Improving sustainability in the supply chain
Depending on the development phase of the supplier relationship, we use different tools to make our supply chain more sustainable. When selecting a new supplier, the topic of sustainability is included in the decision-making process with an importance of 10 percent. This creates strong incentives for suppliers to make their business more sustainable and to offer more sustainable products and services.
We also use a four-level approach to minimize risks and encourage our suppliers to improve their practices. The funnel chart illustrates the process. In the first step, the pre-qualification, we obligate all of our suppliers to acknowledge our Supplier Code of Conduct (SCoC), which places strict ethical, social, ecological, and human rights requirements on our suppliers. We conduct a risk analysis to identify suppliers with a particularly high risk with regard to these aspects. We require strategically relevant or high-risk suppliers to provide us with comprehensive self-disclosures. They can provide this information to us using the E-TASC (Electronics-Tool for Accountable Supply Chains powered by EcoVadis) system. Our experts then assess the self-disclosures as well as additional background information. We take things a step further in our relationships to certain suppliers that exhibit a higher CR risk and conduct on-site audits (2017 audit results) (step 2).
In 2017 we conducted 89 on-site assessments (audits) on direct and indirect suppliers. We let the supplier know the approximate time of the audit in advance ("semi-announced audit"). This is necessary to make sure that relevant representatives and employees in key functions are present for the audit.
In doing so, we focus not only on Deutsche Telekom's direct suppliers but also on downstream suppliers as much as possible. We also boost the effectiveness of our audits by collaborating with thirteen other companies in the Joint Audit Cooperation (JAC). Due to the growing number of JAC members, the intersection of audited suppliers is also increasing, with multiple audits for individual suppliers being prevented.
We employ the "quality over quantity" principle when auditing suppliers. That is why we focus on some 250 strategically relevant and particularly risky suppliers among our more than 30,000 suppliers worldwide. We aim to audit these suppliers at least every two to three years.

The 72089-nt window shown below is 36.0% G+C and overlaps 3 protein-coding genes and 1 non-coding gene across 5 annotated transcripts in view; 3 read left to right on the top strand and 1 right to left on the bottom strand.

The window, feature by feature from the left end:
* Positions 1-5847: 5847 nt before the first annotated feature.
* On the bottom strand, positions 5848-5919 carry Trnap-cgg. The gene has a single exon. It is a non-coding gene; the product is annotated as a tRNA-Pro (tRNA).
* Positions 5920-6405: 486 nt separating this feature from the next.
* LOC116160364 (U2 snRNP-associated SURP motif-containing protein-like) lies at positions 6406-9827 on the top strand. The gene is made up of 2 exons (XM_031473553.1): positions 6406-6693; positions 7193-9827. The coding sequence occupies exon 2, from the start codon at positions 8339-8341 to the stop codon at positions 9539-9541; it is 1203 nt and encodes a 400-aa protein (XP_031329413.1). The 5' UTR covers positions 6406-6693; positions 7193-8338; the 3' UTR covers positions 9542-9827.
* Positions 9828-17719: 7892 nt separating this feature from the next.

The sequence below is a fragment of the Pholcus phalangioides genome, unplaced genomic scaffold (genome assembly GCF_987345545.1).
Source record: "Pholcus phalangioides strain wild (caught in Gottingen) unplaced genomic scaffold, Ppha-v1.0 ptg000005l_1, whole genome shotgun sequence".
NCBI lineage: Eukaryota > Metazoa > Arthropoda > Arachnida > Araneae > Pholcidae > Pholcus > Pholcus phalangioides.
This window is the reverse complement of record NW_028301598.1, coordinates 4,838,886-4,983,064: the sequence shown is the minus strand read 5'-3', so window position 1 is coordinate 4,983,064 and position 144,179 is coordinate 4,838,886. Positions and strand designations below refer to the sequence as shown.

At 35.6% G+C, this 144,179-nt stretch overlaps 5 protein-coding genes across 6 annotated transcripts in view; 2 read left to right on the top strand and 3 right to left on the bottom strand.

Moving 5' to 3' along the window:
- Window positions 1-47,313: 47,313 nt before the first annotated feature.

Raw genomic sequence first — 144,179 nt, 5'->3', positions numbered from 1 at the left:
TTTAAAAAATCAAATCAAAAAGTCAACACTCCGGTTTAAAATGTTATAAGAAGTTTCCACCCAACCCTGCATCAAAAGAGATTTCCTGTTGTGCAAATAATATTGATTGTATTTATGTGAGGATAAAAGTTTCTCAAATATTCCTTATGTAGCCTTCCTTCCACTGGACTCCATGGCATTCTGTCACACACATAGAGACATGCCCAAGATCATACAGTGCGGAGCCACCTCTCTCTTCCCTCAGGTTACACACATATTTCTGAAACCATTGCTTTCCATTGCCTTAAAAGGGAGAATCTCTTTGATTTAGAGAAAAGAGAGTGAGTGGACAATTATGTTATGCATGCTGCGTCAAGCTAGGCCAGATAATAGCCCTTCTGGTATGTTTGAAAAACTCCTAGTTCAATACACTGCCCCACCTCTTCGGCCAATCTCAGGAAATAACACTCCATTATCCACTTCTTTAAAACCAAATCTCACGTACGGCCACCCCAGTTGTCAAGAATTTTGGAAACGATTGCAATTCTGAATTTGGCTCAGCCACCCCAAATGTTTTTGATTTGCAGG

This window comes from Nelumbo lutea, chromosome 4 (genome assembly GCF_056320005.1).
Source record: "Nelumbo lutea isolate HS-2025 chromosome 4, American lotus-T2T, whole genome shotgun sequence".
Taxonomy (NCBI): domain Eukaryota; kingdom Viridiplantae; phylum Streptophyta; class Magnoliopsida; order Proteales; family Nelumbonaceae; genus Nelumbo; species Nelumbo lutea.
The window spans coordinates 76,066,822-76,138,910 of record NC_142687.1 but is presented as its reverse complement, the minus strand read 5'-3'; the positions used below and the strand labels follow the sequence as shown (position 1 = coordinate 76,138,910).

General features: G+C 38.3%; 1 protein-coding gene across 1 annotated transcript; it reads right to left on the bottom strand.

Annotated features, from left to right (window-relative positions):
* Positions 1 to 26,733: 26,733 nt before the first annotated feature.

We do not require our suppliers to obtain external environmental or social certificates. Based on our auditing experiences, however, the majority of our relevant manufacturing suppliers have an external "Environment" and "Social Accountability“ certificate pursuant to ISO14001 and SA8000 or comparable management systems. Verification of important social and ecological aspects as well as fundamental human rights during our audits is in line with internationally recognized guidelines and standards such as the ILO Labour Standards, the UN Guiding Principles on Business and Human Rights, and the OECD Guidelines for Multinational Enterprises.
Based on all available sustainability-relevant information (from the E-TASC information system, our own research, audits, and pre-qualification results), we classify and evaluate suppliers according to CR criteria (step 3). This is done using supplier scorecards, which let us assess a supplier's sustainability performance and compare them with other suppliers at a glance.
We work closely with our suppliers to address and resolve any acute problems that are identified. The subsequent process for improving the sustainability performance of these suppliers aims at long-term, continuous progress. This will primarily take place through our supplier development program (step 4).
In cases of significant disregard of our requirements, we initiate an escalation process to effect fast resolution in accordance with our sustainability standards. If employees have concerns along our supplier chain regarding compliance with laws, internal guidelines, and standards of conduct, they can report these anonymously using our whistleblower portal.
Two companies, one standard: New supplier code for the BuyIn joint venture
One of the goals of the BuyIn procurement joint venture between Deutsche Telekom and Orange is to ensure a sustainable supply chain. To this end, both companies introduced a joint Supplier Code of Conduct (SCoC) in 2017. It specifies joint principles and values in the corporate responsibility area and sets forth strict ethical, social, ecological, and human rights expectations and requirements for suppliers.